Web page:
Heikki Linnakangas wrote: > On Sat, 24 Jun 2006, Bruce Momjian wrote: > > > OK, I have an idea. Right now, an UPDATE where the old and new rows are > > on the same page have two index entries. What if we made only one index > > entry for both? We already have UPDATE chaining, where the old row > > points to the new one. If no key columns change, we set a bit in the > > heap that the chaining points to the old and new row (both on the same > > page), so an index scan uses one index entry to see the old and new row, > > and once the old row is no longer visible, the page index id can be > > updated to point to the new row and the old row can be marked free and > > perhaps used for a future UPDATE. (UPDATE already tries to do keep > > updates on the same heap page.) > > In fact, that's what I originally thought Mark was suggesting. A couple of > points: > > Why the limitation of old and new row being on the same page?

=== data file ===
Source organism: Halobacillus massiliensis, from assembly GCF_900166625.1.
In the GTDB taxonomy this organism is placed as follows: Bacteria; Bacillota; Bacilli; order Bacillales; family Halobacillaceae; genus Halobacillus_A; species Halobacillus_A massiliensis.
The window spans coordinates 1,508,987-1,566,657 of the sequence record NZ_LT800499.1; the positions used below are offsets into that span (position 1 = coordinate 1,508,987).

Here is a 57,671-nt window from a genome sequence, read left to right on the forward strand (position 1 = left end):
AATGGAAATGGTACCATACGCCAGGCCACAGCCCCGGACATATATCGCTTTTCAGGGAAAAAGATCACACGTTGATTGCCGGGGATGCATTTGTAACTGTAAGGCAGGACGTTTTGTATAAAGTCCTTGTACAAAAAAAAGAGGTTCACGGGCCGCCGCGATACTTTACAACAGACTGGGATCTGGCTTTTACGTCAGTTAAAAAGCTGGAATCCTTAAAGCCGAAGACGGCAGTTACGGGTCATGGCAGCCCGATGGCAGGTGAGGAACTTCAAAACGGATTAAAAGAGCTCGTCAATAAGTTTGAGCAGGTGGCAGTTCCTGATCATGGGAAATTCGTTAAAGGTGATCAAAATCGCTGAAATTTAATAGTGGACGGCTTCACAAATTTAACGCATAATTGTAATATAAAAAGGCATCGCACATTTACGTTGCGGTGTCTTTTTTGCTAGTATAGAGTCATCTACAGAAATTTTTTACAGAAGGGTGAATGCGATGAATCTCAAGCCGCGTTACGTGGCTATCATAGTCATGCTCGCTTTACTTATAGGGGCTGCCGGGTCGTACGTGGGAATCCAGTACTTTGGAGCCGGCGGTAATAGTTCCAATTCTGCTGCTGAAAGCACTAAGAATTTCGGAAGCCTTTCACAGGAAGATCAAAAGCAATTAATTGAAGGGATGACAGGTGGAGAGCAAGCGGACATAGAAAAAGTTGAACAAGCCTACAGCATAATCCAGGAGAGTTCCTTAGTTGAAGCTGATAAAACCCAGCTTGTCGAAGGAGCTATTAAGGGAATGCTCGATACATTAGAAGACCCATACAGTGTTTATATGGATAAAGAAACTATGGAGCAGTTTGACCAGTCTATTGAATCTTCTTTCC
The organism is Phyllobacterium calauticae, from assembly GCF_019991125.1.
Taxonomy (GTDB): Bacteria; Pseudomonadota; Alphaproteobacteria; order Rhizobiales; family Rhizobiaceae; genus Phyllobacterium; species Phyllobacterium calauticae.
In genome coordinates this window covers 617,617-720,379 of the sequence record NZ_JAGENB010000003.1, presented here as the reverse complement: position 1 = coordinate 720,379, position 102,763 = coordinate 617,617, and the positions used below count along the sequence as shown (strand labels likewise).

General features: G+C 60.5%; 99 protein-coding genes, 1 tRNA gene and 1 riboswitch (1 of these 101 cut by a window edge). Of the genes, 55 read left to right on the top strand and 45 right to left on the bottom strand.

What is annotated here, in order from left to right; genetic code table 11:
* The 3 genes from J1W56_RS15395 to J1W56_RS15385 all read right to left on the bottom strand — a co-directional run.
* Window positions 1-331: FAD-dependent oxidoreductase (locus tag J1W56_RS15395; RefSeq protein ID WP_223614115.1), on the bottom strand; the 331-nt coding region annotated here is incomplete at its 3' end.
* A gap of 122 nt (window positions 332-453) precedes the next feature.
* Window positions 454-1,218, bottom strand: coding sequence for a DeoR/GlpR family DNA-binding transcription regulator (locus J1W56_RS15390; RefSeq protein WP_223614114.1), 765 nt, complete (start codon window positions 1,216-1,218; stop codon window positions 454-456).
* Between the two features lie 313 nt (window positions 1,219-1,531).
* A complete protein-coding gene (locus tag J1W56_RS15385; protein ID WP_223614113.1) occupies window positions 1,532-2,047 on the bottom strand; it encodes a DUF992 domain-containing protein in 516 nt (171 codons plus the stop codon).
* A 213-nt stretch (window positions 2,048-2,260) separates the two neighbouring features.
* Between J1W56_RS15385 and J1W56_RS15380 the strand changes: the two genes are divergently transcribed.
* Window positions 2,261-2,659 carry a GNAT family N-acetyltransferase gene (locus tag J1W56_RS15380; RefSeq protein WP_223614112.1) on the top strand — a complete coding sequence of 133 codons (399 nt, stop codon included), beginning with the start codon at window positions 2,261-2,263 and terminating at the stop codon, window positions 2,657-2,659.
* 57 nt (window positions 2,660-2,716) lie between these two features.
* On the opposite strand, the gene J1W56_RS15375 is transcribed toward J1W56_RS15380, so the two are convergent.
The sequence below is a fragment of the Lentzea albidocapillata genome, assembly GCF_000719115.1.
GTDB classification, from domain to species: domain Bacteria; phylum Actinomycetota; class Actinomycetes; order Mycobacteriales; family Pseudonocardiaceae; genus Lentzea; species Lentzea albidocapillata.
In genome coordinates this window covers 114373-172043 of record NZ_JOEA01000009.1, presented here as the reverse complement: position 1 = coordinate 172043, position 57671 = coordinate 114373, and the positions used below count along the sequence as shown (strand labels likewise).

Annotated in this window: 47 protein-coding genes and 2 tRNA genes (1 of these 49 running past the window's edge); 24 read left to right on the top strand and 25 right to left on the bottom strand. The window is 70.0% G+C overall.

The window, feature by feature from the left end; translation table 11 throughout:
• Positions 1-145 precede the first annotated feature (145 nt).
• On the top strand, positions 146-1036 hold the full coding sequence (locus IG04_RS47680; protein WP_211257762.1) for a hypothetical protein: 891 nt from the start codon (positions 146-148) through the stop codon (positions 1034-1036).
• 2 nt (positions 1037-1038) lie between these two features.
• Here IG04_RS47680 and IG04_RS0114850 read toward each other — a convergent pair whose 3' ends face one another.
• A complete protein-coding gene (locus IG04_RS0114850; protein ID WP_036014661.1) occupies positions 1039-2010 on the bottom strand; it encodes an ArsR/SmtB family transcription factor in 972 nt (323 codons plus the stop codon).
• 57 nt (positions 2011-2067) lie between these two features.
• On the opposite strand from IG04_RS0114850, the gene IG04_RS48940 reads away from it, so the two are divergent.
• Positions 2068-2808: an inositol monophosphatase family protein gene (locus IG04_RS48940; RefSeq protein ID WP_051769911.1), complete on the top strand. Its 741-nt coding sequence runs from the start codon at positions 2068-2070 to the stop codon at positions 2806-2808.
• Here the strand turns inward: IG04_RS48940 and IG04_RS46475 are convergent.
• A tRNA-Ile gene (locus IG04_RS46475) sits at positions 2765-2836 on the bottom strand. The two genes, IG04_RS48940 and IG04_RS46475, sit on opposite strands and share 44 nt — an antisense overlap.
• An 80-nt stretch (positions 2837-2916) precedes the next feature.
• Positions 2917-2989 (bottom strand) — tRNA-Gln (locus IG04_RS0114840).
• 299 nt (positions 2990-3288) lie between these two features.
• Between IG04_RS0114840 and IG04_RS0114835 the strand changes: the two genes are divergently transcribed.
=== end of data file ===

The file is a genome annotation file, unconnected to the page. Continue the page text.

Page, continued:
Because having them be on the same page is the only way you can update the page item pointer so when you recycle the row, you the indexes are now pointing to the new version. Pages look like: [marker][item1][item2][item3]...[tuple1][tuple2][tuple3] and indexes only point to items, not to tuples. This allows tuples to be compacted on the page without affecting the indexes. If tuple1 is updated to tuple2, once tuple1 is no longer visible to any backends, you can modify item1 to point to tuple2, and you can mark the space used by tuple1 as reusable: [marker][item1(tuple2)][item2][item3]...[free][tuple2][tuple3] > This only works if none of the updated columns are indexed. That's a bit > annoying. It would be nice to be able to create new index tuples in those The hope is that a commonly updated tuple will eventually be on a page where there is sufficient free space for updated version to stay on there. For an active server, there might be several updated versions of rows on the same page. > indexes that contain one of the changed columns, but not in others. If you can't expire the old row because one of the indexed columns was modified, I see no reason to try to reduce the additional index entries. > What happens if you create a new index that contains one of > the changed columns? Uh, I had not thought of that. You could easily create two index entries for the old and new rows, but then the heap bit saying there is only one index row would be inaccurate for the new index. I suppose you could create new rows in all indexes and clear the heap bit. -- Bruce Momjian [EMAIL PROTECTED] EnterpriseDB http://www.enterprisedb.com + If your life is a hard drive, Christ can be your backup. + ---------------------------(end of broadcast)--------------------------- TIP 6: explain analyze is your friend